Pharmacy Benefit Managers

Imagine opening your mail one morning and finding a letter from a pharmaceutical company questioning a prescription you wrote for a competitor’s drug and suggesting that your patient might benefit more from their drug. Or how about a letter explaining that because you prescribed an anti-depressant for a patient, the pharmacy benefit manager for your patient’s employer’s health maintenance organization had enrolled the patient in a depression support group - without even consulting you.

These are not made up scenarios. In fact, they are happening to your colleagues here in Texas regularly, and it’s all being done under the banner of controlling health care costs.

Prescription drug benefits are the fastest rising segment of health care expenditures in America. To rein in these expenses, employers who provide health benefits to their workers and the HMOs, which provide those benefits, increasingly are turning to pharmacy benefit managers (PBMs). PBMs are companies who track all prescriptions written by physicians in a health plan they’ve contracted with. They administer prescription drug claims, establish formularies, track physician prescribing patterns and provide education to improve their efficiency and cost effectiveness, and provide disease management programs, such as the depression support program mentioned earlier.

Unfortunately, Texas physicians report a number of PBM-related problems that they believe are compromising patient care. Top among these is the increasing intrusion of PBMs into patient privacy. The PBMs and the HMOs they work for collect an enormous amount of patient-specific information under the guise of properly processing benefit claims. Unfortunately, that information often is finding its way back to patients’ employers, who contend they have a right to the information since they ultimately pay the bills. And, since some of the nation’s largest PBMs are owned by pharmaceutical manufacturers, the information is being passed on to drug makers who, in turn, are beginning to use it in the marketing efforts.

Texas physicians have raised the alarm about these practices. They fear this breech of patient confidentiality will have a negative impact on patient care, particularly among those suffering from mental illness, sexually transmitted diseases or other sensitive medical conditions. The concern is that some patients won’t even seek desperately needed treatment for fear their employer will find out about it.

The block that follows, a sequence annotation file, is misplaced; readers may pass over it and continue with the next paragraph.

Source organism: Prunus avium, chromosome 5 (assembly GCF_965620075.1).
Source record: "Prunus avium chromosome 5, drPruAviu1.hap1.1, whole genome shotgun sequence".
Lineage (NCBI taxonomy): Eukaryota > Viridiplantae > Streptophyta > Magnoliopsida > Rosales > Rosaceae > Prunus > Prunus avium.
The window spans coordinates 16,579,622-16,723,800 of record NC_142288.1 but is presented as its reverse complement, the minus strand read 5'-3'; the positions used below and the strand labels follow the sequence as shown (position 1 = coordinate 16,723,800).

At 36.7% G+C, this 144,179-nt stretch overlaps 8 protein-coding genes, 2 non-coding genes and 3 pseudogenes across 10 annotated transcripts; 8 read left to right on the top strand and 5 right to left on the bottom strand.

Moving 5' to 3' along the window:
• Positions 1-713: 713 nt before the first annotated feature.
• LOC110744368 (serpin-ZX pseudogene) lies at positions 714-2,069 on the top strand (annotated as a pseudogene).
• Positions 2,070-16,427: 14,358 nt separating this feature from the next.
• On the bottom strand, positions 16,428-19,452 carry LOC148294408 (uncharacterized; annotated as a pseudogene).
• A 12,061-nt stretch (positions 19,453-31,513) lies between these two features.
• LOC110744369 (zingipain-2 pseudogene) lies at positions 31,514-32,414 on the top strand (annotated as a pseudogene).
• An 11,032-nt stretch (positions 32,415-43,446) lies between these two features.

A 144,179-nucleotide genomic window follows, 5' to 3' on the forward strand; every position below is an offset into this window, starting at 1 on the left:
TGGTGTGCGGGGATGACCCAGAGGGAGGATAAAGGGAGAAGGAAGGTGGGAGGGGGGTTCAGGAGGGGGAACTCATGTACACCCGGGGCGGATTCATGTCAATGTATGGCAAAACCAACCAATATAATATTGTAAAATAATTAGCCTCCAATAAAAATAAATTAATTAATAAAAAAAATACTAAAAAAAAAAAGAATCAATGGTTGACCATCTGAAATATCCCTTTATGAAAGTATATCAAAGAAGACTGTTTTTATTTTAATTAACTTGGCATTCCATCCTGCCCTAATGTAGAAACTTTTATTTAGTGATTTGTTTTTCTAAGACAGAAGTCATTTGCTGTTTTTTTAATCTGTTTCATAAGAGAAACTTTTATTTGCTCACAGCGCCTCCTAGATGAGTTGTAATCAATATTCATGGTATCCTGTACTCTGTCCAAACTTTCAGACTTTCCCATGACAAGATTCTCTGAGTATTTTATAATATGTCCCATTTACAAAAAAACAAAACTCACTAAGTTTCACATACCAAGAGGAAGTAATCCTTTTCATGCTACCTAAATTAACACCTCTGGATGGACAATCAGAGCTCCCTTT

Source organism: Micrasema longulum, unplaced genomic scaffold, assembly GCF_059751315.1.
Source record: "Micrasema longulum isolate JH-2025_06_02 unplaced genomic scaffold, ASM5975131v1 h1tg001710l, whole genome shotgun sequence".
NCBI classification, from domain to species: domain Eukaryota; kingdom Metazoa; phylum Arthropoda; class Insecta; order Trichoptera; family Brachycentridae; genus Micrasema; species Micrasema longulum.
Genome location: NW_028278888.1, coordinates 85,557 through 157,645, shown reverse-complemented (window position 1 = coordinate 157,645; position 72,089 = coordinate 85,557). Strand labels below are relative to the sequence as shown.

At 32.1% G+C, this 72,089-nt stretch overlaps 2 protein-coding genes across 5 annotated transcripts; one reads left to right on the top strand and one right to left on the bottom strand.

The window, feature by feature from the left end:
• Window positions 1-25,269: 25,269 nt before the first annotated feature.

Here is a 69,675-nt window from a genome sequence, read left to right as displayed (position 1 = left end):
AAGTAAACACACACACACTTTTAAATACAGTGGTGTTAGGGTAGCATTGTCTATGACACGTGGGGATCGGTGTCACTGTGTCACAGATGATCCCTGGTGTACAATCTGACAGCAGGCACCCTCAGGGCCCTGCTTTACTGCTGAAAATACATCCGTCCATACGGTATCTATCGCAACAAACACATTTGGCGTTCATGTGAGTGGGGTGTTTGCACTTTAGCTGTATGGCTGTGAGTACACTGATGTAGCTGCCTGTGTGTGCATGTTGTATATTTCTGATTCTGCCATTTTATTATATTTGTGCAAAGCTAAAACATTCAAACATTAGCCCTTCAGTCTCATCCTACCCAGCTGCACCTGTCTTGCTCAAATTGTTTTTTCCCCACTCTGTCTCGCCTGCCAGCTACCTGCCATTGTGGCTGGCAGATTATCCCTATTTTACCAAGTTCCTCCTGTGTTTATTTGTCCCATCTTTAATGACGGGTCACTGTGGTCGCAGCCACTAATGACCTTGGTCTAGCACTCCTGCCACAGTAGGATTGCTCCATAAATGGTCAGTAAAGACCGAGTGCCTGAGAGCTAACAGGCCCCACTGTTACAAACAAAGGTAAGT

But the PBM problems are not limited to privacy. Other concerns have been raised about unauthorized drug substitution or "slamming," arbitrary formulary restrictions that might favor drugs manufactured by the PBM’s parent company, and financial incentives to encourage physicians to prescribe certain drugs.

While these are serious concerns, PBMs are largely unregulated in this state. Texas Medical Association and some lawmakers believe that needs to change and these problems need to be addressed now. Sen. Jane Nelson (R-Flower Mound) and Rep. John Smithee (R-Amarillo) are considering legislation to ensure that sensitive information is not turned over to employers or drug manufacturers or sold to other third parties.

And, TMA is working with the PBMs to address these issues on a more informal basis. TMA has asked Texas’ two largest PBMs to cooperate in developing and codifying preferred industry standards that protect patients’ rights and quality care.

We acknowledge that pharmaceutical costs are rising rapidly and need to be controlled to ensure all our patients can afford health coverage and pharmacy benefits. But as physicians, we must ensure that the health care marketplace is not dominated by companies who lack our level of commitment to the quality of our patients’ care or who would sacrifice patient needs in favor of investor profits. We hope the pharmaceutical industry and their PBMs will join us in putting patients first.


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